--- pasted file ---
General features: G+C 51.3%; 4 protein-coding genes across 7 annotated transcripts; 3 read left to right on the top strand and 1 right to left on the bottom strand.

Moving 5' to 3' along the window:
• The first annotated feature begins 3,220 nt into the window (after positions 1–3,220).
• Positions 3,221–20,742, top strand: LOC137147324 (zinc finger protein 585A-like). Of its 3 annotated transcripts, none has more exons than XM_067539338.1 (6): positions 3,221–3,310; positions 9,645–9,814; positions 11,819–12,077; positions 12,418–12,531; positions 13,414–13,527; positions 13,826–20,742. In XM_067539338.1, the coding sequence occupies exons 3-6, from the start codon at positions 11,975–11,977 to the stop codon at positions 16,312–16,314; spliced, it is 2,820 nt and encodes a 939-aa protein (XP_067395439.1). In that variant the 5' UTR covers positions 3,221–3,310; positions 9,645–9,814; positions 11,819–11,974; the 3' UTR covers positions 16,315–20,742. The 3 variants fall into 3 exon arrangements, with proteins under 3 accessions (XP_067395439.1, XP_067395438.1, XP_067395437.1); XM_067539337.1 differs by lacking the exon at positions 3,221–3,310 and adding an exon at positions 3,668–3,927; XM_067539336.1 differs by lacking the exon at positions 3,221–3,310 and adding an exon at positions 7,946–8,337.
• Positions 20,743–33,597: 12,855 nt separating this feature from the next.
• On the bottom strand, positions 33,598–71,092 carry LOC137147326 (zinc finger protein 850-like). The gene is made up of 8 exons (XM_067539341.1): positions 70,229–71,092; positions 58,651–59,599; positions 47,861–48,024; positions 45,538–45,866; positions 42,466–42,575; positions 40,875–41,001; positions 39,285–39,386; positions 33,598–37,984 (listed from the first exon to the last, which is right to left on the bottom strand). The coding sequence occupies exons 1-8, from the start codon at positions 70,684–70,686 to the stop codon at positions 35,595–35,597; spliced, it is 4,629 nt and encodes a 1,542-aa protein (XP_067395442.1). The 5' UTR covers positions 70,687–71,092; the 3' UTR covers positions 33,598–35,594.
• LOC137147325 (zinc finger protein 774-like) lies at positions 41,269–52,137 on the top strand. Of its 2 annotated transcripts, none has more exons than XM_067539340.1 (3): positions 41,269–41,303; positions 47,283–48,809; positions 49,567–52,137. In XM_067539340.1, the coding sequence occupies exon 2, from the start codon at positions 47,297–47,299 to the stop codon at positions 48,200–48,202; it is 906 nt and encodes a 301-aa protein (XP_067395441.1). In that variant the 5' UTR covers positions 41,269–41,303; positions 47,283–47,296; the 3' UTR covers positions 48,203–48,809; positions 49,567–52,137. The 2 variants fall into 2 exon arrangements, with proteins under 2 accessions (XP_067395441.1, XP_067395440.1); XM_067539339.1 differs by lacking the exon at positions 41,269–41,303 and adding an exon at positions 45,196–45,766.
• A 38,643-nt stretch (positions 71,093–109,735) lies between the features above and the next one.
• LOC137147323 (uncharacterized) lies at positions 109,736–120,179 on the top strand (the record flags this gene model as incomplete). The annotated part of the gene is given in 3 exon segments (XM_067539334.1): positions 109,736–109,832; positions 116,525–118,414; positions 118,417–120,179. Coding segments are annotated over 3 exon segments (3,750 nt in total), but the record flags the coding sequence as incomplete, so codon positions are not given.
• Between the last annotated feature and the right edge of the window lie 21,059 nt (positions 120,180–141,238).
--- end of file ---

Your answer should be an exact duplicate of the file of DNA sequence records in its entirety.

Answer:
General features: G+C 51.3%; 4 protein-coding genes across 7 annotated transcripts; 3 read left to right on the top strand and 1 right to left on the bottom strand.

Moving 5' to 3' along the window:
• The first annotated feature begins 3,220 nt into the window (after positions 1–3,220).
• Positions 3,221–20,742, top strand: LOC137147324 (zinc finger protein 585A-like). Of its 3 annotated transcripts, none has more exons than XM_067539338.1 (6): positions 3,221–3,310; positions 9,645–9,814; positions 11,819–12,077; positions 12,418–12,531; positions 13,414–13,527; positions 13,826–20,742. In XM_067539338.1, the coding sequence occupies exons 3-6, from the start codon at positions 11,975–11,977 to the stop codon at positions 16,312–16,314; spliced, it is 2,820 nt and encodes a 939-aa protein (XP_067395439.1). In that variant the 5' UTR covers positions 3,221–3,310; positions 9,645–9,814; positions 11,819–11,974; the 3' UTR covers positions 16,315–20,742. The 3 variants fall into 3 exon arrangements, with proteins under 3 accessions (XP_067395439.1, XP_067395438.1, XP_067395437.1); XM_067539337.1 differs by lacking the exon at positions 3,221–3,310 and adding an exon at positions 3,668–3,927; XM_067539336.1 differs by lacking the exon at positions 3,221–3,310 and adding an exon at positions 7,946–8,337.
• Positions 20,743–33,597: 12,855 nt separating this feature from the next.
• On the bottom strand, positions 33,598–71,092 carry LOC137147326 (zinc finger protein 850-like). The gene is made up of 8 exons (XM_067539341.1): positions 70,229–71,092; positions 58,651–59,599; positions 47,861–48,024; positions 45,538–45,866; positions 42,466–42,575; positions 40,875–41,001; positions 39,285–39,386; positions 33,598–37,984 (listed from the first exon to the last, which is right to left on the bottom strand). The coding sequence occupies exons 1-8, from the start codon at positions 70,684–70,686 to the stop codon at positions 35,595–35,597; spliced, it is 4,629 nt and encodes a 1,542-aa protein (XP_067395442.1). The 5' UTR covers positions 70,687–71,092; the 3' UTR covers positions 33,598–35,594.
• LOC137147325 (zinc finger protein 774-like) lies at positions 41,269–52,137 on the top strand. Of its 2 annotated transcripts, none has more exons than XM_067539340.1 (3): positions 41,269–41,303; positions 47,283–48,809; positions 49,567–52,137. In XM_067539340.1, the coding sequence occupies exon 2, from the start codon at positions 47,297–47,299 to the stop codon at positions 48,200–48,202; it is 906 nt and encodes a 301-aa protein (XP_067395441.1). In that variant the 5' UTR covers positions 41,269–41,303; positions 47,283–47,296; the 3' UTR covers positions 48,203–48,809; positions 49,567–52,137. The 2 variants fall into 2 exon arrangements, with proteins under 2 accessions (XP_067395441.1, XP_067395440.1); XM_067539339.1 differs by lacking the exon at positions 41,269–41,303 and adding an exon at positions 45,196–45,766.
• A 38,643-nt stretch (positions 71,093–109,735) lies between the features above and the next one.
• LOC137147323 (uncharacterized) lies at positions 109,736–120,179 on the top strand (the record flags this gene model as incomplete). The annotated part of the gene is given in 3 exon segments (XM_067539334.1): positions 109,736–109,832; positions 116,525–118,414; positions 118,417–120,179. Coding segments are annotated over 3 exon segments (3,750 nt in total), but the record flags the coding sequence as incomplete, so codon positions are not given.
• Between the last annotated feature and the right edge of the window lie 21,059 nt (positions 120,180–141,238).